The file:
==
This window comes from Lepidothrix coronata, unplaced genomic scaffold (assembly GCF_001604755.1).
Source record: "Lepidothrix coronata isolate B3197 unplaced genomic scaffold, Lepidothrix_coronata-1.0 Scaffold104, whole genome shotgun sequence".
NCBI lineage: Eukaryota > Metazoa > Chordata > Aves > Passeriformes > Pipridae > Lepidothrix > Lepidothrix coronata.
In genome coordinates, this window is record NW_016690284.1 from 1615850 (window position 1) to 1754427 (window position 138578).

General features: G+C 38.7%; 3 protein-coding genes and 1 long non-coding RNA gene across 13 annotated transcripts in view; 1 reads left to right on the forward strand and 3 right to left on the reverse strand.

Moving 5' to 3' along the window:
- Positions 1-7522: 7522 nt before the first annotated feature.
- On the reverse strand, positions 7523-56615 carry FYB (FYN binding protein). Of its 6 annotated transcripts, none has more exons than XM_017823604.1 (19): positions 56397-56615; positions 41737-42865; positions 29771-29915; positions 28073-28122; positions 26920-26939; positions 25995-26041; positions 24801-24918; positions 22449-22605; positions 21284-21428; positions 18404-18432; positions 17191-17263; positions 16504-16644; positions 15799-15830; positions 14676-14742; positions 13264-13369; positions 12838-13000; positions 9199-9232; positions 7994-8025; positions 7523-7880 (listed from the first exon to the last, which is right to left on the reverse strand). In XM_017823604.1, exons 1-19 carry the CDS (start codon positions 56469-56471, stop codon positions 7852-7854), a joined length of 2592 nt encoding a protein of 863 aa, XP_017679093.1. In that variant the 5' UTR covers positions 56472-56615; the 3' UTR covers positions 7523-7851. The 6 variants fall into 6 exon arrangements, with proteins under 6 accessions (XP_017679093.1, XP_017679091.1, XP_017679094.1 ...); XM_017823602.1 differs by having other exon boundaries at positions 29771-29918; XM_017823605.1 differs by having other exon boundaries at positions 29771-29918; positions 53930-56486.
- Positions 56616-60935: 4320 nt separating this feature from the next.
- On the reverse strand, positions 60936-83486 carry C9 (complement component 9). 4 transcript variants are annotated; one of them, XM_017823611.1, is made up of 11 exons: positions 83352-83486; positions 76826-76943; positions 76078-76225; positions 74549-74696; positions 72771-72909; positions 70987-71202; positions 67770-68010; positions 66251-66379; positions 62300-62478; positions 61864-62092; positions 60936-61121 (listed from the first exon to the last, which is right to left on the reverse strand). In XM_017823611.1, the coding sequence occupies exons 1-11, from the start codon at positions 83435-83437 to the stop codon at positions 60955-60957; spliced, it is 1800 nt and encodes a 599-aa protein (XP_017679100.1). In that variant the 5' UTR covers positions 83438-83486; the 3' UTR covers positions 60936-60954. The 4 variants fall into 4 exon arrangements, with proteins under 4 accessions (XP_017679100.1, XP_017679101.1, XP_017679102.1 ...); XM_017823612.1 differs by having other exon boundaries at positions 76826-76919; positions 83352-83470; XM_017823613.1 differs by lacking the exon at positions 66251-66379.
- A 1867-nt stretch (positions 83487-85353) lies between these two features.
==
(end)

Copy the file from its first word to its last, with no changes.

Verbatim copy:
This window comes from Lepidothrix coronata, unplaced genomic scaffold (assembly GCF_001604755.1).
Source record: "Lepidothrix coronata isolate B3197 unplaced genomic scaffold, Lepidothrix_coronata-1.0 Scaffold104, whole genome shotgun sequence".
NCBI lineage: Eukaryota > Metazoa > Chordata > Aves > Passeriformes > Pipridae > Lepidothrix > Lepidothrix coronata.
In genome coordinates, this window is record NW_016690284.1 from 1615850 (window position 1) to 1754427 (window position 138578).

General features: G+C 38.7%; 3 protein-coding genes and 1 long non-coding RNA gene across 13 annotated transcripts in view; 1 reads left to right on the forward strand and 3 right to left on the reverse strand.

Moving 5' to 3' along the window:
- Positions 1-7522: 7522 nt before the first annotated feature.
- On the reverse strand, positions 7523-56615 carry FYB (FYN binding protein). Of its 6 annotated transcripts, none has more exons than XM_017823604.1 (19): positions 56397-56615; positions 41737-42865; positions 29771-29915; positions 28073-28122; positions 26920-26939; positions 25995-26041; positions 24801-24918; positions 22449-22605; positions 21284-21428; positions 18404-18432; positions 17191-17263; positions 16504-16644; positions 15799-15830; positions 14676-14742; positions 13264-13369; positions 12838-13000; positions 9199-9232; positions 7994-8025; positions 7523-7880 (listed from the first exon to the last, which is right to left on the reverse strand). In XM_017823604.1, exons 1-19 carry the CDS (start codon positions 56469-56471, stop codon positions 7852-7854), a joined length of 2592 nt encoding a protein of 863 aa, XP_017679093.1. In that variant the 5' UTR covers positions 56472-56615; the 3' UTR covers positions 7523-7851. The 6 variants fall into 6 exon arrangements, with proteins under 6 accessions (XP_017679093.1, XP_017679091.1, XP_017679094.1 ...); XM_017823602.1 differs by having other exon boundaries at positions 29771-29918; XM_017823605.1 differs by having other exon boundaries at positions 29771-29918; positions 53930-56486.
- Positions 56616-60935: 4320 nt separating this feature from the next.
- On the reverse strand, positions 60936-83486 carry C9 (complement component 9). 4 transcript variants are annotated; one of them, XM_017823611.1, is made up of 11 exons: positions 83352-83486; positions 76826-76943; positions 76078-76225; positions 74549-74696; positions 72771-72909; positions 70987-71202; positions 67770-68010; positions 66251-66379; positions 62300-62478; positions 61864-62092; positions 60936-61121 (listed from the first exon to the last, which is right to left on the reverse strand). In XM_017823611.1, the coding sequence occupies exons 1-11, from the start codon at positions 83435-83437 to the stop codon at positions 60955-60957; spliced, it is 1800 nt and encodes a 599-aa protein (XP_017679100.1). In that variant the 5' UTR covers positions 83438-83486; the 3' UTR covers positions 60936-60954. The 4 variants fall into 4 exon arrangements, with proteins under 4 accessions (XP_017679100.1, XP_017679101.1, XP_017679102.1 ...); XM_017823612.1 differs by having other exon boundaries at positions 76826-76919; positions 83352-83470; XM_017823613.1 differs by lacking the exon at positions 66251-66379.
- A 1867-nt stretch (positions 83487-85353) lies between these two features.